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Study Reveals Bustling Internet Economy

The U.S. Internet economy performed better than expected in 1998, generating more than $300 billion in revenue and providing 1.2 million jobs, according to a recent University of Texas study funded by Cisco Systems Inc.

The first of a series of quarterly reports, the study also found that e-commerce is growing at a faster rate than was predicted. In 1998 total e-commerce exceeded $102 billion for U.S. based-companies, easily surpassing predictions of $200 billion by 2000, made by IBM last year. Retail stores like Amazon.com and eToys led the way, with online stock trading and travel reporting an impressive $58 billion in revenues, the study said.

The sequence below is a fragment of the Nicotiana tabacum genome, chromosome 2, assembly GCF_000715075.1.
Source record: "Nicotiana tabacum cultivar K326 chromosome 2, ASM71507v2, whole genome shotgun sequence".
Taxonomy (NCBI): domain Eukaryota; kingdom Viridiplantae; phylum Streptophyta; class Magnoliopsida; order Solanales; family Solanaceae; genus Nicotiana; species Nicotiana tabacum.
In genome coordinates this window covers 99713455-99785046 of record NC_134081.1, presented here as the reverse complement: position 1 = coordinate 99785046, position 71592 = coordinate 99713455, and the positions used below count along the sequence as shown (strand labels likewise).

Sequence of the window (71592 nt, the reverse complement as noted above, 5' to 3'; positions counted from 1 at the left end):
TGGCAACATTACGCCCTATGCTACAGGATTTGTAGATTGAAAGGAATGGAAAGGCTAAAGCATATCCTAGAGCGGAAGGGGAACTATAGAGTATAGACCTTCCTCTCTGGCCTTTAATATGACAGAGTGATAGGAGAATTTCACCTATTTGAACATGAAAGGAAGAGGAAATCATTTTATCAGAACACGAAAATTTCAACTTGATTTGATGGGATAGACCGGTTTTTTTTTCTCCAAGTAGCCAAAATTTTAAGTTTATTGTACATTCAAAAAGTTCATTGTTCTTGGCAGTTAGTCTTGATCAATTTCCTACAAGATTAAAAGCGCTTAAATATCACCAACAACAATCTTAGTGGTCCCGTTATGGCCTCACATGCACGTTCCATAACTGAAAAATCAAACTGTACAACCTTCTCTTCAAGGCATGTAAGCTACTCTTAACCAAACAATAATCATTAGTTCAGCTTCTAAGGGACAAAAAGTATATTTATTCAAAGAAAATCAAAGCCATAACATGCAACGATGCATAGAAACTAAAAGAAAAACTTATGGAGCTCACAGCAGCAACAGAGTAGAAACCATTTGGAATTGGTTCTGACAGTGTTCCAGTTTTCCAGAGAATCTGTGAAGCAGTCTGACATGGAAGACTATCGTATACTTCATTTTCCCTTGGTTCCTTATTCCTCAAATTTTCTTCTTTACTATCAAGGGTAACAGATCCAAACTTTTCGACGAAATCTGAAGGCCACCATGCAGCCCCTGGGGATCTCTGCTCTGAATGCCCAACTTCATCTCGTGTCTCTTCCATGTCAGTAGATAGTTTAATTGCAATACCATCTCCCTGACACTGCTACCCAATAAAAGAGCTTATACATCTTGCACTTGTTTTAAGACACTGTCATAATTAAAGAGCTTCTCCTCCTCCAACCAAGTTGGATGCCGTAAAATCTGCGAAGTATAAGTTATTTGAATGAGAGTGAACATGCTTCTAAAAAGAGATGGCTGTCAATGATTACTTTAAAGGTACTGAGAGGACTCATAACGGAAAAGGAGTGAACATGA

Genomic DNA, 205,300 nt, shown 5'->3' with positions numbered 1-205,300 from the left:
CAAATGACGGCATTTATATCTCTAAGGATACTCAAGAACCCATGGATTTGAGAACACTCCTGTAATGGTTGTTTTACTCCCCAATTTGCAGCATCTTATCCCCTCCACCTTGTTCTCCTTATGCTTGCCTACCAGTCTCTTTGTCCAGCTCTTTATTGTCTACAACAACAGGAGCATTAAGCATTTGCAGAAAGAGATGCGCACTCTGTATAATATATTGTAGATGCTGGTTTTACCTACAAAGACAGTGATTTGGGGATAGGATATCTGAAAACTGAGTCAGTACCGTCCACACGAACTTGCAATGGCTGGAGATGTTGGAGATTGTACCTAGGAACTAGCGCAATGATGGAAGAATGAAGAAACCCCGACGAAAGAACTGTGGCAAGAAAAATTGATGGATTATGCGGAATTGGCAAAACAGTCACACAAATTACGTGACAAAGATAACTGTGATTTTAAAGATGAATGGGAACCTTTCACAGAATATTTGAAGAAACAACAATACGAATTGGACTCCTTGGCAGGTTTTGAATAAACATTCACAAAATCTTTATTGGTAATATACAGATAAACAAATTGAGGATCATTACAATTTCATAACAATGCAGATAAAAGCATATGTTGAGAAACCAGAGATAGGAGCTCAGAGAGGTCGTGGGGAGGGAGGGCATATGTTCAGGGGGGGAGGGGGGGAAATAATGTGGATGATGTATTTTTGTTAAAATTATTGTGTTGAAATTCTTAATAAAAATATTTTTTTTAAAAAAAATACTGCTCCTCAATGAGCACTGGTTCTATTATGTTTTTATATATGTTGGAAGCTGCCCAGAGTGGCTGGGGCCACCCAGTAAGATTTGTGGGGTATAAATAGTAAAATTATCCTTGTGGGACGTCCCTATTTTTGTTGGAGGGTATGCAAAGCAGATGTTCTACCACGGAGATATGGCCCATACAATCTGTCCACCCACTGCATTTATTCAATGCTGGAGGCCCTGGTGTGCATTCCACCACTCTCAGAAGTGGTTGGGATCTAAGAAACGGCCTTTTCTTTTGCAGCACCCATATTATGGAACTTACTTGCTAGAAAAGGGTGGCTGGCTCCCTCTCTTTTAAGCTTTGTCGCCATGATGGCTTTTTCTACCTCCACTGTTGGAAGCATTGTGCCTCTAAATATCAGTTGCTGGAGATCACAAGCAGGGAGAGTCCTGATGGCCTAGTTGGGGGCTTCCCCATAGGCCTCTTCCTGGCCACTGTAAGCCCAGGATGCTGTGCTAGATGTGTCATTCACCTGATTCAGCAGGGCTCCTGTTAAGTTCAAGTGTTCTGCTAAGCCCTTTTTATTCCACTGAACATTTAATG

The findings are based on interviews done with more than 3,000 U.S.-based companies that generated all or part of their revenues from Internet products or services.

The study also found Internet employees on average are more productive than employees in other sectors. The top Internet commerce companies generated a combined market value of more than $2.4 trillion.

"The Internet economy continues to create unprecedented growth opportunities for people, companies and countries on a global basis," said John Chambers, Cisco Systems president and chief executive officer.

"For the first time, this study measures real jobs and economic growth directly tied to the emerging Internet economy. When you consider the economic ripple effect that these jobs and economic growth drive worldwide, I believe the actual Internet economy will usher in an Internet century of profound and long-lasting change for business and people."



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